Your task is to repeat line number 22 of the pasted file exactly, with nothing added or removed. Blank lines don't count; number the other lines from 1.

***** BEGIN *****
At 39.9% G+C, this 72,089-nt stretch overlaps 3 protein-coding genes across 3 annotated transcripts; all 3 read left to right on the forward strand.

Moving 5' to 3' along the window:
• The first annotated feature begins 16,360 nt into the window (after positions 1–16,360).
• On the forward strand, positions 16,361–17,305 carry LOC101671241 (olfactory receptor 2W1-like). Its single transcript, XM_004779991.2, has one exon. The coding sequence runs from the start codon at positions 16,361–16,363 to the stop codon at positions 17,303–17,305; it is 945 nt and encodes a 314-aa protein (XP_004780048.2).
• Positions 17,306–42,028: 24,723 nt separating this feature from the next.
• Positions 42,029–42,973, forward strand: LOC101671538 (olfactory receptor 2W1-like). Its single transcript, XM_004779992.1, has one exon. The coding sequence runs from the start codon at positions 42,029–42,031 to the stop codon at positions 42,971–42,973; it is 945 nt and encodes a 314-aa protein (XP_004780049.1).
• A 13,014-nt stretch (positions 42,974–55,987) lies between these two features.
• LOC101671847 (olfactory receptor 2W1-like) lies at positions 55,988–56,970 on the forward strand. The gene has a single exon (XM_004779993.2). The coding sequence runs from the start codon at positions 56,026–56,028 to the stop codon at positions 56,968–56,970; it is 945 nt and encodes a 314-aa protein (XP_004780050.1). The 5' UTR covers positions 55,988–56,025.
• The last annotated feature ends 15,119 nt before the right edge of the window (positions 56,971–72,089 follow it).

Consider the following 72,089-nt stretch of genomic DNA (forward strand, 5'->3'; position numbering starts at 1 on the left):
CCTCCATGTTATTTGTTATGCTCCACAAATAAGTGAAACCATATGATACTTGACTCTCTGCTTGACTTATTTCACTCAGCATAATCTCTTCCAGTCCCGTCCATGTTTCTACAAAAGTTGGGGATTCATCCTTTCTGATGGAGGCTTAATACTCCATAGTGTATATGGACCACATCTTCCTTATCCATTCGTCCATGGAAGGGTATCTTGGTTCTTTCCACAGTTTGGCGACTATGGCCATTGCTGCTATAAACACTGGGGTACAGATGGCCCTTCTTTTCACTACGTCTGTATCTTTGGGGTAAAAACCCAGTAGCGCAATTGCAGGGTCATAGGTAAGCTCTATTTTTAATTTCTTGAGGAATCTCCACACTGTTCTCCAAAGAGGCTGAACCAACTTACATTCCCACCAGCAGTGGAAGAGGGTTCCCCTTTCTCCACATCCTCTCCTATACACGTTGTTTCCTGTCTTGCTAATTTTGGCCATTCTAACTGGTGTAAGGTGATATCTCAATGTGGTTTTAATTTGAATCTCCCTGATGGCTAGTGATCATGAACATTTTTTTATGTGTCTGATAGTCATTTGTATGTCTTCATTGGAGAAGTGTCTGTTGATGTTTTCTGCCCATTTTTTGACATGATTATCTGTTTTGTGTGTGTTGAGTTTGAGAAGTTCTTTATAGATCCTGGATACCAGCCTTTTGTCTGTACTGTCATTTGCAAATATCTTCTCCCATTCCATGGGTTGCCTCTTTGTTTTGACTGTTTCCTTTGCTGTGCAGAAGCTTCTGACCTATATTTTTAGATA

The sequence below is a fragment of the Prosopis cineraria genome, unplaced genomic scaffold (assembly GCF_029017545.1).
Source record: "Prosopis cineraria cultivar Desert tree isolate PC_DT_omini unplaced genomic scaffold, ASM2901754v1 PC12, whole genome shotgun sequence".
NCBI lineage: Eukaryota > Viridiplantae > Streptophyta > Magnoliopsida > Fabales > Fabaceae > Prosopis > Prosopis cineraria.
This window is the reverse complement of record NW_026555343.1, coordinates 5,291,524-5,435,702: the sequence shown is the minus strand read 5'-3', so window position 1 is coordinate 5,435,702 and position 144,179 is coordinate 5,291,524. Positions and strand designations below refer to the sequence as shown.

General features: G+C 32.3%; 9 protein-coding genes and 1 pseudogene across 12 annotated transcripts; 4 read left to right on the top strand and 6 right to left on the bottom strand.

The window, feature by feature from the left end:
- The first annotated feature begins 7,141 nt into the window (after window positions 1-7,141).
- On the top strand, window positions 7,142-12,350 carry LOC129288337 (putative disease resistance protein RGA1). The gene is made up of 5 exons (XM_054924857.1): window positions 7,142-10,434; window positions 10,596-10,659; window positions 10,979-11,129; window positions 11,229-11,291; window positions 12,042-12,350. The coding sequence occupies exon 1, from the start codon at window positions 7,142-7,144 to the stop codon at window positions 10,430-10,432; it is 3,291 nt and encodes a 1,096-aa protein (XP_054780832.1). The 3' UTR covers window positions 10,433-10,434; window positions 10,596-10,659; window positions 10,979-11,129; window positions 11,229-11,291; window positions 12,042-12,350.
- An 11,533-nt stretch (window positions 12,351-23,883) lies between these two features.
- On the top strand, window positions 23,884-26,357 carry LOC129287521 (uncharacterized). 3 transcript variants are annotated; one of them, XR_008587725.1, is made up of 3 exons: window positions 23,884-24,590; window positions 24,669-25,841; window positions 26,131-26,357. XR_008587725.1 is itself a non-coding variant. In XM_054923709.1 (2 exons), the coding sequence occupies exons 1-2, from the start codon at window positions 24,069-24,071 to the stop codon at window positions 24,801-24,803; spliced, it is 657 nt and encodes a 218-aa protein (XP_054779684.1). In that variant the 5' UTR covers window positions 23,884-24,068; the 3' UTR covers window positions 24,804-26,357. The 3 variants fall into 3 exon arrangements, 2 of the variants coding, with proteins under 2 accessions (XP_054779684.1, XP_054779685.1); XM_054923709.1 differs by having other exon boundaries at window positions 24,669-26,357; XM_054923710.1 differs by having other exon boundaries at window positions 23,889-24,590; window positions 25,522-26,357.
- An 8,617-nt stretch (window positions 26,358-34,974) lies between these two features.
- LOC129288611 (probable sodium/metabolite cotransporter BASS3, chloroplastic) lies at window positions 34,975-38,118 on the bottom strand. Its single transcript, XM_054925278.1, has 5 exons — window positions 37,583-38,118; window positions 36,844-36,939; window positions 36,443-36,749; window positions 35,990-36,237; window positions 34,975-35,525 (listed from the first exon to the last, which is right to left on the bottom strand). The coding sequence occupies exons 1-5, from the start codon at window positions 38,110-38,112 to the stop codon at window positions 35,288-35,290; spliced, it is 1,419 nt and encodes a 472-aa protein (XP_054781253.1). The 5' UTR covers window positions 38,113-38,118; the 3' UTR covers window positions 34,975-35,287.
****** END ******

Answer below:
- An 8,617-nt stretch (window positions 26,358-34,974) lies between these two features.